fail2ban works based on configuration files that specify what program ID (i.e.: http, pop3) it’s parsing for, and then another file that specifies the rules that match restricted content.  This also makes fail2ban optimal for those looking to use your mail server for relaying, SSH for proxying or flooding your server with malformed HTTP requests.  Essentially all you do is throw in the rule(s) you want matched, and fail2ban will match the regex expression with data in logs.  If anything is found, it will then add the offending IP to iptables for a given period of time.

fail2ban is also useful for overseeing the network and handling of Snort logs to automatically restrict offending IPs without having to parse through each Snort log yourself.

November 30, 2012  5:52 PM

Proper Handling of Phishing

Eric Hansen Eric Hansen Profile: Eric Hansen

SANS recently put up an article involving handling phishing attacks within the network: https://isc.sans.edu/diary.html?storyid=14578

While most of the points are sensible, and should be what everyone follows, there is one that I actually disagree with: blocking the URL.

Most of the URLs provided in phishing emails are garbled text that no one actually looks at when the e-mail looks promising and legitimate.  This also tends to cause providers to shut down websites quickly for one reason or another.  This makes the effort of filtering URLs, blocking them and then unblocking them (as to not clog up the firewall/DNS lookups) more of a hassle than anything else.

There is very little anyone can do beyond security awareness training on how to educate others to not click on unknown links.  What sysadmins should focus on, besides security awareness training, is proper ACLs.  As a good example, lock down machines to download files to a specific central server (i.e.: mount a remote directory onto each machine), and feed each file through an AV or whatnot and if everything is detected as clean, move it to the appropriate directory.  Using something like Fabric, this is far from difficult to accomplish.

Sysadmins have a lot to do on their day-to-day tasks as is, constantly adding and removing websites from the firewall and DNS zones should not be the same.

November 28, 2012  5:30 PM

The Flaws in New Designs

Eric Hansen Eric Hansen Profile: Eric Hansen


While I normally don’t nod my head with excitement at what ‘experts’ say, from personal account of previously using Windows 8, some of the points are valid.

On the PC, navigating through is pretty horrid.  Before, shutting down was a simple as going to the start menu.  Now you have to jump through a billion (more realistically about 5-10) hoops to shut down properly.  There’s also no start menu, and that will definitely confuse their end users who, for decades, have been accustomed to going to the start menu for everything from a calculator to starting up a new game.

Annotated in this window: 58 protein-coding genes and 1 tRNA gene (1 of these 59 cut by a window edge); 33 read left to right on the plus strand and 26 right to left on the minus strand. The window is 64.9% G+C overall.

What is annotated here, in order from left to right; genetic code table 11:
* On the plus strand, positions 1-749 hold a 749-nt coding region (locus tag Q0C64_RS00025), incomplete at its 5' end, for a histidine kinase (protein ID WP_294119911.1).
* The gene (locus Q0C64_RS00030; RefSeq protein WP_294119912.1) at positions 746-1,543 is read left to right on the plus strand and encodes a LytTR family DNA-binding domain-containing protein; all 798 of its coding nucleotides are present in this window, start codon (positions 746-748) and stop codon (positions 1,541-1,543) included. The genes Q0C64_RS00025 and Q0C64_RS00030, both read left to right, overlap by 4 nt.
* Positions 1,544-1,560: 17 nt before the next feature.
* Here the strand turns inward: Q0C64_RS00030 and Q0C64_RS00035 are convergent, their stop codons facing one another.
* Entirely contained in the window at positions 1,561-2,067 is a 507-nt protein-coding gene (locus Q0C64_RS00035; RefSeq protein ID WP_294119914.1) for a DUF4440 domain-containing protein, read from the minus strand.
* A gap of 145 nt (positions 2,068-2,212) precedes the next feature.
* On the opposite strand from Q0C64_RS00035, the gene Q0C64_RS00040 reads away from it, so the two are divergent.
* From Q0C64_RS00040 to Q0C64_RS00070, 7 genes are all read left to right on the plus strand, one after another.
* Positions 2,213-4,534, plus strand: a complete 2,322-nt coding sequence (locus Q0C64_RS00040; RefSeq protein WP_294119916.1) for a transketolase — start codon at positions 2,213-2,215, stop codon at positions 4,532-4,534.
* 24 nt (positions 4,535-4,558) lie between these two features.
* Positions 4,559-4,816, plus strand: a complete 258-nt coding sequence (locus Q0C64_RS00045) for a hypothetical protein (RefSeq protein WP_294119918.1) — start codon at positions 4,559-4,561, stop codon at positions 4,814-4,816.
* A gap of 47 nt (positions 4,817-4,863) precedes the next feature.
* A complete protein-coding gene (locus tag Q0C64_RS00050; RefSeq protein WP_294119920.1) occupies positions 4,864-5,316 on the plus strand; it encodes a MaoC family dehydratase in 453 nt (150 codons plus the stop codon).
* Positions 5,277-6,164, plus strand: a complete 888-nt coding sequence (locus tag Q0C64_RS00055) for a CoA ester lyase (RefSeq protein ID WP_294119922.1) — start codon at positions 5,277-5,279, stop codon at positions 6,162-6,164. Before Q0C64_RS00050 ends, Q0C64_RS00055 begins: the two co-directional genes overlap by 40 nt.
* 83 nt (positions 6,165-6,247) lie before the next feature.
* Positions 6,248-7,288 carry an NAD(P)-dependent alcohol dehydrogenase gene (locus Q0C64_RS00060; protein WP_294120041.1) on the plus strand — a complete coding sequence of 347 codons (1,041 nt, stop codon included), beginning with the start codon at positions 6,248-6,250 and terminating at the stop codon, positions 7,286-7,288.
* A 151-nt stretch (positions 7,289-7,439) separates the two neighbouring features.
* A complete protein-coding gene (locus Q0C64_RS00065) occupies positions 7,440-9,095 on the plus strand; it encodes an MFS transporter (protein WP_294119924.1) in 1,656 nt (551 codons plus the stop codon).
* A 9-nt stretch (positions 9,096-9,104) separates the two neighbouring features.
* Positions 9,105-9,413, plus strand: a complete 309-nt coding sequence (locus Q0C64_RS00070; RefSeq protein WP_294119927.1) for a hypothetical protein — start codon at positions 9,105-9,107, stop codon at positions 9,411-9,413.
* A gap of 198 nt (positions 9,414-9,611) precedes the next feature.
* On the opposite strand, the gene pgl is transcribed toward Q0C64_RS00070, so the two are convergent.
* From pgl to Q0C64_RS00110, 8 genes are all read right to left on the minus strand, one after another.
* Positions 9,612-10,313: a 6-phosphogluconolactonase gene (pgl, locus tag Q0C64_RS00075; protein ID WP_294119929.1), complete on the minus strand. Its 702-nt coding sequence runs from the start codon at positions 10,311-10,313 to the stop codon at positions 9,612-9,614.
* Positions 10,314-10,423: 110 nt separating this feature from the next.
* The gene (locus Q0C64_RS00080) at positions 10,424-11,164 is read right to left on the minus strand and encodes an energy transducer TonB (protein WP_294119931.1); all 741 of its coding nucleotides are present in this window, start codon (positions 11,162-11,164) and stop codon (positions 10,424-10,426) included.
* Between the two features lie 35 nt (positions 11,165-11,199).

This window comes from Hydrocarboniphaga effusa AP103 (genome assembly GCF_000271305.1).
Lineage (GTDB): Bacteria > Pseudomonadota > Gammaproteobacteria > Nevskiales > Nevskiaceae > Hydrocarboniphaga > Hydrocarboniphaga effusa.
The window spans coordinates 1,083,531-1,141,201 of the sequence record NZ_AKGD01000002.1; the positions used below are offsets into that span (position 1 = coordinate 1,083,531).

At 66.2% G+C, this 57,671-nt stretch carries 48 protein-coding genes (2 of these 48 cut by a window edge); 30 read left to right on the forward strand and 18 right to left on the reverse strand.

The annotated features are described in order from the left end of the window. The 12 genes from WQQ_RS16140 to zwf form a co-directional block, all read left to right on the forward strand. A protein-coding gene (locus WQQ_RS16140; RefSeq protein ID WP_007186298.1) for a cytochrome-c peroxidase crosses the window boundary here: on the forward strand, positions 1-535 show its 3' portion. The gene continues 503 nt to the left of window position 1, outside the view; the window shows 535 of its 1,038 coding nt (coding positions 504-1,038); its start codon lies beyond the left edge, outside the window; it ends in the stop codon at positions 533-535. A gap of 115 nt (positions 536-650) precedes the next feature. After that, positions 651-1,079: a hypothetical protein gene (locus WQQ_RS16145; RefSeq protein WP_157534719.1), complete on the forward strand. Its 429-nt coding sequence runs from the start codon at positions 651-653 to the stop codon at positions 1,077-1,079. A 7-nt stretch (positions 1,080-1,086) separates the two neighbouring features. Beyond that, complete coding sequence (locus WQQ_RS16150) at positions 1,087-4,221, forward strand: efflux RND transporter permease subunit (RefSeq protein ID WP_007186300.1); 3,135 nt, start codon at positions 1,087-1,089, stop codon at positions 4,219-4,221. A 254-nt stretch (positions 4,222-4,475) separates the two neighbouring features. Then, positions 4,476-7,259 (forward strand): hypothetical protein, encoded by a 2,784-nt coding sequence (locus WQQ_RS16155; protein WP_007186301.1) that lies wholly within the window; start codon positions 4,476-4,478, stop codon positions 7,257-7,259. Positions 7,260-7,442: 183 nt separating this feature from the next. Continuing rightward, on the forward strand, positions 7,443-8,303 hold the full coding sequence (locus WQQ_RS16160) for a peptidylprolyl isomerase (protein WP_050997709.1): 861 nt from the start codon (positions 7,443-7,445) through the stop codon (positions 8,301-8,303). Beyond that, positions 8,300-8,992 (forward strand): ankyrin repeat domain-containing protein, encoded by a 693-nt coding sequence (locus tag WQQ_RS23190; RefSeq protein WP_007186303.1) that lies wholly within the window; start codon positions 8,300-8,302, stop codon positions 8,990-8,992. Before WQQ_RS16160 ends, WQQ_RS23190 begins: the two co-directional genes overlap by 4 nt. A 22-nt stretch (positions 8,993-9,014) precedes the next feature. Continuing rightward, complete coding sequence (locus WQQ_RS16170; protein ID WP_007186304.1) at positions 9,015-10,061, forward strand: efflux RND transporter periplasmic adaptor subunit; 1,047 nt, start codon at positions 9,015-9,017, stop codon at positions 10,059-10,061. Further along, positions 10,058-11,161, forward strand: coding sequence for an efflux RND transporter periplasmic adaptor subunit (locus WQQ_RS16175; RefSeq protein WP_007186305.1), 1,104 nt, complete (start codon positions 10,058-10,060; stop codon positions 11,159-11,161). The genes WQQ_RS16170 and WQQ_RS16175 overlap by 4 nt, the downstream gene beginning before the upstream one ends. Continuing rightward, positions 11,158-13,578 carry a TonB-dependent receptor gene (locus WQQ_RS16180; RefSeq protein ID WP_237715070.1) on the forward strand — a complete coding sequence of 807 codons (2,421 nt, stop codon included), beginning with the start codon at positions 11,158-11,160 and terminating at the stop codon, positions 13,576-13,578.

Then, there’s the ‘widgets’ (not sure what the technical term for Windows 8 is).  This is my biggest complaint about this.  I get that Microsoft is aiming to offer ‘cross platform compilation’, thus meaning things that run on Windows 8 phones will also work on the tablet and desktops, but why should I have to pass through two welcome screens just to get to my desktop?  I feel like I’m working my eyes and arms just to pop up a game of solitaire.

As the author says, it seems Windows 9 will be the savior of Windows 8, it seems.

November 28, 2012  5:09 PM

Be More Productive, Use Less Facebook

Eric Hansen Eric Hansen Profile: Eric Hansen

There’s a nifty extension to Chrome called Facebook Nanny: https://chrome.google.com/webstore/detail/facebook-nanny/gkpjofmdbabecniidggbbicfbcmfafmk

This is a nice little plugin in that unless you have notifications from Facebook, a message will show up instead disabling use of Facebook.  If you’re finding yourself going on Facebook more than going on with your productive day, you’ll find some great use to this.  Now, if there was a way to tweak it and make it so it’d display the message no matter what, you could have some fun with people at your work.

This isn’t something people should really depend on working, unless it uses the FB API to see if there’s notifications (which I doubt).  As evident by the Social Fixer plugin, Facebook likes to break it’s design on purpose so things like Social Fixer doesn’t work anymore.  But, regardless, this can be quite useful in trying to to get back into the swing of things, and get more work pumped out before your next deadline.